We think the Boyle County Medical Society acted wisely in ordering this address to be printed, as it is creditable alike to its author and the Society. Dr. Jackson, addressing the members of the Society, endeavors to answer the questions: "Have we by our organization, advantaged ourselves beyond what would have been were we unorganized? What is our present status compared with our past, and what are our prospects for the future?A lively picture is painted of the condition of the profession in a locality where no organized medical society is in existence, which seems to show in strong contrast the benefits flowing from such an organization. The necessity of continued labor, and the direction in which this labor is most needed, in order to attain the highest excellence in our profession, is shown in forcible and well chosen words.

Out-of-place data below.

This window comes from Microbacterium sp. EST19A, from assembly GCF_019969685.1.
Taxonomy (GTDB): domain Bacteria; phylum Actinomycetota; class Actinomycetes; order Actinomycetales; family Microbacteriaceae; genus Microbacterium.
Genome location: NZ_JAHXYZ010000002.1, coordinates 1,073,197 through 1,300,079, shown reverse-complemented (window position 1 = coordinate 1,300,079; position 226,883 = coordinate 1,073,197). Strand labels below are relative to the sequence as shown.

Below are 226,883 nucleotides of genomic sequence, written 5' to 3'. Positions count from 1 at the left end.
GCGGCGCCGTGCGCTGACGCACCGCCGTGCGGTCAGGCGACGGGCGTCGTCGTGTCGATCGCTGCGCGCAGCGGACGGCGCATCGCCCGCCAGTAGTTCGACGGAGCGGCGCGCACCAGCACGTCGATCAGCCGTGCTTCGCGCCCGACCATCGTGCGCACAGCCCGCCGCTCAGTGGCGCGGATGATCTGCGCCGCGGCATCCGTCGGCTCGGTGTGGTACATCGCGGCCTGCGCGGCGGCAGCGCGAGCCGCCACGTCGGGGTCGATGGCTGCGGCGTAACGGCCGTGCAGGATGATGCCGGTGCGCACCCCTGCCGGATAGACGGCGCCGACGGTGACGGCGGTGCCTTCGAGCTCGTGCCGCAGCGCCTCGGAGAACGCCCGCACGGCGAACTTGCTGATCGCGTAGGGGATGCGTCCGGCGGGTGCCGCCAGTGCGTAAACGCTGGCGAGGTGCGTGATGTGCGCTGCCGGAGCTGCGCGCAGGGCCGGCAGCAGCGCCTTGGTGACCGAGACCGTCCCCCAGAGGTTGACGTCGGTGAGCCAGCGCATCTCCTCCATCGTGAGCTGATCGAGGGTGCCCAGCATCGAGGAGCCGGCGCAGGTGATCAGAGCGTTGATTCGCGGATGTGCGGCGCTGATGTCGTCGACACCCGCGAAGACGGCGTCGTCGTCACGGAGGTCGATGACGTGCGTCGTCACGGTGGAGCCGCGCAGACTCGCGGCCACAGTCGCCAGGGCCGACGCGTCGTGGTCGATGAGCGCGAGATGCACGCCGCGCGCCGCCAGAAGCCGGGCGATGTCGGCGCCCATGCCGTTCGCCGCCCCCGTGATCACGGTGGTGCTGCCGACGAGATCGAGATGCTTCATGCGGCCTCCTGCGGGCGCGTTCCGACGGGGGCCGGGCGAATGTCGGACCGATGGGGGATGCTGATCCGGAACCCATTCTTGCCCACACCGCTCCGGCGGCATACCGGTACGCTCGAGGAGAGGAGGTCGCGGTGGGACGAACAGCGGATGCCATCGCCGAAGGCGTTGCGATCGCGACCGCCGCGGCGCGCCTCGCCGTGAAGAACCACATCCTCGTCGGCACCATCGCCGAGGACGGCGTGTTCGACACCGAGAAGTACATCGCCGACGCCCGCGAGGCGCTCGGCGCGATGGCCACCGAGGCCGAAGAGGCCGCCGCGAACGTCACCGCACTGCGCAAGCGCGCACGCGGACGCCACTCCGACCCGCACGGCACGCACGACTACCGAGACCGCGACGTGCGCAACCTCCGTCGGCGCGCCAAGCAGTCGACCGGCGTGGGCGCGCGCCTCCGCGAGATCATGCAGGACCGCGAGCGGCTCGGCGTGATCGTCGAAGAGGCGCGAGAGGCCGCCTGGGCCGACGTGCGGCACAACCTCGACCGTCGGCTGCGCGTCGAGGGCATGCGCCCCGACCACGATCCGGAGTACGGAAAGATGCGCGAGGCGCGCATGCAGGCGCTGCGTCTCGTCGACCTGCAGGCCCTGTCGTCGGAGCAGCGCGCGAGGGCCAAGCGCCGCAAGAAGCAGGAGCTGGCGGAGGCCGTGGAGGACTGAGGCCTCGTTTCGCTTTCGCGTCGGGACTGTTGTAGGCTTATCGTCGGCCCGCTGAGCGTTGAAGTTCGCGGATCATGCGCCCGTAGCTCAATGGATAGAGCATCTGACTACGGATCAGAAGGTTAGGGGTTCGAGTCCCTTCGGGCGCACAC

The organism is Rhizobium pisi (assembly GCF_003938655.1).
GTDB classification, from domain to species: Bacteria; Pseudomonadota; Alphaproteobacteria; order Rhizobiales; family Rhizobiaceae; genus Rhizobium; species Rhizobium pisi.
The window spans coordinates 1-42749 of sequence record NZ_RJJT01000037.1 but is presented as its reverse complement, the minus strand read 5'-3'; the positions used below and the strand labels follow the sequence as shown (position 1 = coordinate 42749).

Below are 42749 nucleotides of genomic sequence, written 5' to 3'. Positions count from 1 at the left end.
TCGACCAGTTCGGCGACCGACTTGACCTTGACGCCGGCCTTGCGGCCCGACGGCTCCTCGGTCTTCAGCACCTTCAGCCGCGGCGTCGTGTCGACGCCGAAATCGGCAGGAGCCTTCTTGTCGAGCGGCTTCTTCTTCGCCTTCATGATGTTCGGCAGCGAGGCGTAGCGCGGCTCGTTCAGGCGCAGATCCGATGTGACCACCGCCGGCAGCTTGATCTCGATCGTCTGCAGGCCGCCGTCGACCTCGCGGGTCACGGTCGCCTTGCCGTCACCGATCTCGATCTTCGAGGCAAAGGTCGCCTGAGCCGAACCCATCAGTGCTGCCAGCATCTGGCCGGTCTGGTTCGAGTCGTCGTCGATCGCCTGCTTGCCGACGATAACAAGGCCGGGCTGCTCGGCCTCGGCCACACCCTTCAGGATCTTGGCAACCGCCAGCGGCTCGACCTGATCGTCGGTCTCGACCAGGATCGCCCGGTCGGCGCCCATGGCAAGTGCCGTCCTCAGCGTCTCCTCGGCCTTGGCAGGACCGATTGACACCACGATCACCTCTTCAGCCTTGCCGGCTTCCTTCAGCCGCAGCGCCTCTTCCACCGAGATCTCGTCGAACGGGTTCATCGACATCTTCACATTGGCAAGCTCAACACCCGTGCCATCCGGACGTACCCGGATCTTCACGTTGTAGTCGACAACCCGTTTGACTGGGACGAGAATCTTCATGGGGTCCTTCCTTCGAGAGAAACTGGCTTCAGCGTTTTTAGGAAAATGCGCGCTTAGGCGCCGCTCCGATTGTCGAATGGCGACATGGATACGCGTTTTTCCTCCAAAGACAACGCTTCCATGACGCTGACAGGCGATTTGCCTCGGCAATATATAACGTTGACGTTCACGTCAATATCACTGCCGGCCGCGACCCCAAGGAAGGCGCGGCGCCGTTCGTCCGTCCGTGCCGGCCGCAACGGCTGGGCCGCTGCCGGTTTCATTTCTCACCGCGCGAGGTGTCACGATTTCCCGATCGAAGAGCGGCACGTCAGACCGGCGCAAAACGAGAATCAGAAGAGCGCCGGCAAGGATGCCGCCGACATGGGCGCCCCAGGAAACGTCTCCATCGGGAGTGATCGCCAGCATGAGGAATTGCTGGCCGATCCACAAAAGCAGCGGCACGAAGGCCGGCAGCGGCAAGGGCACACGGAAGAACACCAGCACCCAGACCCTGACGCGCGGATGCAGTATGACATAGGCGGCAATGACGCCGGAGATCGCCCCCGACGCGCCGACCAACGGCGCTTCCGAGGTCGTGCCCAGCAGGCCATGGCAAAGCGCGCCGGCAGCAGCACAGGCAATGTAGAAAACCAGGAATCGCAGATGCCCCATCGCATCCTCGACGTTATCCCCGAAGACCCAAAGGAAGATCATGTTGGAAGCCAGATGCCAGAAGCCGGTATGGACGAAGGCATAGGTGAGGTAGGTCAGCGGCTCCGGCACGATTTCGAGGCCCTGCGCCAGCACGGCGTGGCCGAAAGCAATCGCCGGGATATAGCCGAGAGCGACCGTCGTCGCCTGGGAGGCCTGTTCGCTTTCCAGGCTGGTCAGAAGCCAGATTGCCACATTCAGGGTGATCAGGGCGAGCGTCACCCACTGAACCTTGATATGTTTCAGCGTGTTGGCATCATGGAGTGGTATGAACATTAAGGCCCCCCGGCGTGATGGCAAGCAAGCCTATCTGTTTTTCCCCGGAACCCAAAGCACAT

If the Society is imbued by the spirit that animates the author of this address, it will certainly attain to the highest usefulness possible to such an association.


TREACLE.-('The subjoined is an extract from a long article with the above title, found in Good Words, December, 1868.)